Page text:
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CQC warns Mr D Hall and Mrs J Hall that they must improve the standards of care at Cartref Residential Care Home

5 September 2014
  • Media,
  • Care homes without nursing

The Care Quality Commission has issued six formal warnings to Mr D Hall and Mrs J Hall stating that that they must make immediate improvements at Cartref Residential Care Home in Pontefract, West Yorkshire.

The warnings follow an unannounced visit by inspectors to the home in May 2014, which was carried out as part of CQCs scheduled inspection programme.

Visiting inspectors found that the service was failing to provide care which was safe, effective, caring, responsive or well led; and seven out of the eight national standards assessed by the inspection team were not being met.

A full report has been published on the CQC website.

Although many residents spoke positively about the care they received, inspectors identified a number of concerns. These included:

  • People living at the home were not always treated with dignity and respect, and their preferences were not always taken into consideration.
  • Care plans were not up to date and were not personalised to guide staff as to people’s individual support needs.
  • Suitable safeguarding arrangements were not in place. Training was not effective enough to enable staff to identify and prevent abuse in the first place or to ensure that they responded appropriately when it was suspected.
  • People living at the home were given limited choice as to how they spent their time and inspectors found evidence of institutionalised practices.
  • People who use the service, staff and visitors were not protected against the risks of unsafe or unsuitable premises because the provider was failing to ensure that maintenance works were carried out in a timely manner.
  • There were insufficient numbers of staff on duty to ensure the needs of all residents were fully met and not all staff had received the training required to provide appropriate care and treatment.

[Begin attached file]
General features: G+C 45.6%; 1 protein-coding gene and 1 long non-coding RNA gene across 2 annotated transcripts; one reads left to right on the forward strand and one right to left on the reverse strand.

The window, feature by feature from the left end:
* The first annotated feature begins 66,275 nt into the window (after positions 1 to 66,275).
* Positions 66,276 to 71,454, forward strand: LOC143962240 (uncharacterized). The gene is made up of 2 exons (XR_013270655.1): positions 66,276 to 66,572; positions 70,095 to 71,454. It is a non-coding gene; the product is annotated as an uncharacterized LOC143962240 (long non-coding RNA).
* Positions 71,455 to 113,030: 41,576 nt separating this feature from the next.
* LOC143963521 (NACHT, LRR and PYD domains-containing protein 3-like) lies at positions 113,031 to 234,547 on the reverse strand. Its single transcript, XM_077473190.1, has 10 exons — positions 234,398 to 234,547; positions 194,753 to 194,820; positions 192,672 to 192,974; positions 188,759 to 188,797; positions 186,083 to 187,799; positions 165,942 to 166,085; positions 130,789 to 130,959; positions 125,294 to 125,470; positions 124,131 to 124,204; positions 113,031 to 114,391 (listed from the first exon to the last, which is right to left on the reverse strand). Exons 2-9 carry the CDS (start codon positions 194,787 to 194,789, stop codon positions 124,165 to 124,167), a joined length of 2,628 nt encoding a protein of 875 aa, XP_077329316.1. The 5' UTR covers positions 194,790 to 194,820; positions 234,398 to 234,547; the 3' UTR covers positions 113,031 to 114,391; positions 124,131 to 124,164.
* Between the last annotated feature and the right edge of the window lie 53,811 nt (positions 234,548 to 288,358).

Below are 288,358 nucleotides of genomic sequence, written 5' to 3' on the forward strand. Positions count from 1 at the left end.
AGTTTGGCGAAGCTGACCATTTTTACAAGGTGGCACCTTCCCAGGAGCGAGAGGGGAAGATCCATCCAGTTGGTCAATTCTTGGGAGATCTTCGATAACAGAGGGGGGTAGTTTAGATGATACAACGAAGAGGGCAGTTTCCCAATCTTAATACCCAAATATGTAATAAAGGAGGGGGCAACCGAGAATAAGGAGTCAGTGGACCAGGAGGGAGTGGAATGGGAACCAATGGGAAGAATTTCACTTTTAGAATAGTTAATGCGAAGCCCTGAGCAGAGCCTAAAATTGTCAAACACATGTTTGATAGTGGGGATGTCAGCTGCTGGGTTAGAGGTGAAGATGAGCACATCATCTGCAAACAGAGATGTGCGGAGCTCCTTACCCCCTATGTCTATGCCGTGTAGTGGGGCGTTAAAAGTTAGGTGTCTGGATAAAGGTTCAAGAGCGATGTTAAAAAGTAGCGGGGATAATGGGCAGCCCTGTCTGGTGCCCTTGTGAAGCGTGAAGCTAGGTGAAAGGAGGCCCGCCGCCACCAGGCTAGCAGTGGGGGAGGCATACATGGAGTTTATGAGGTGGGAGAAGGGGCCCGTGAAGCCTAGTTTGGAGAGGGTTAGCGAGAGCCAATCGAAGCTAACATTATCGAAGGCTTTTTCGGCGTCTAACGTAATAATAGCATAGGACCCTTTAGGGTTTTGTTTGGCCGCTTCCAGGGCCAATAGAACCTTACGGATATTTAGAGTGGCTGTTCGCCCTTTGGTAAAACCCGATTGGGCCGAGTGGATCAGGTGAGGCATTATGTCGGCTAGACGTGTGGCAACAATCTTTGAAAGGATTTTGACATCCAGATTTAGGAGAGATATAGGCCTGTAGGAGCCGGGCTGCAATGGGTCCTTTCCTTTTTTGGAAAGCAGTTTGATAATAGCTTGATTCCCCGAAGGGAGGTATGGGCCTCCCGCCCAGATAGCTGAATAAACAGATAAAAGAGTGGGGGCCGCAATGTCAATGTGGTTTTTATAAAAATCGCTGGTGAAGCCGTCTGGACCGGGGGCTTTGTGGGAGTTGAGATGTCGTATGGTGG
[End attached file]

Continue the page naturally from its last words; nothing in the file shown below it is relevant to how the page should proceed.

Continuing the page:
• The provider did not have an effective system in place to identify, assess and manage risks to the health, safety and welfare of people living at the home.

As a result of the inspection, CQC has issued six formal warnings to the provider requiring improvements in relation to respect and involvement of people who use services, care and welfare of people who use services, safeguarding of people who use services from abuse, safety and suitability of premises, staffing and assessing and monitoring the quality of service provision.

Deborah Westhead, CQC’s Deputy Chief Inspector of Adult Social Care in the North has said:

“We have identified a number of serious failings at this service and we have told the provider very clearly that they must take immediate action to address these concerns.

“People are entitled to services which are safe, effective, caring, well led, and responsive to their needs. It is unacceptable that the provider is failing to meet the basic care needs of people living at the home.

“Since the inspection, we have been working closely with Wakefield Metropolitan District Council to ensure that people’s needs are being properly met and we continue to monitor the situation very carefully.

“We will inspect again in the near future to ensure residents are being given the service they are entitled to expect. If we find that this home is not making enough progress we will consider using our legal powers further to protect the people who live there.”


For further information please contact CQC Regional Engagement Officer Mark Humphreys on 0191 233 3519. The CQC press office can be contacted on 0207 448 9401 or out of hours on 07917 232 143.

For general enquiries, call 03000 61 61 61.

Last updated:
30 May 2017

Notes to editors

The full report on Cartref Residential Care Home can be found on the CQC website here.  The Care Quality Commission has issued warnings to in relation to the following six regulations under the Health and Social Care Act 2008 (Regulated Activities) Regulations 2010:


Regulation 9, Care and welfare of people who use services


Regulation 10, Assessing and monitoring the quality of service provision


Regulation 11, Safeguarding of people who use services from abuse


Regulation 15, Safety and suitability of premises


Regulation 17, Respecting and involving people who use services


Regulation 22, Staffing


About the Care Quality Commission

The Care Quality Commission (CQC) is the independent regulator of health and social care in England.

We make sure health and social care services provide people with safe, effective, compassionate, high-quality care and we encourage care services to improve.

We monitor, inspect and regulate services to make sure they meet fundamental standards of quality and safety and we publish what we find to help people choose care.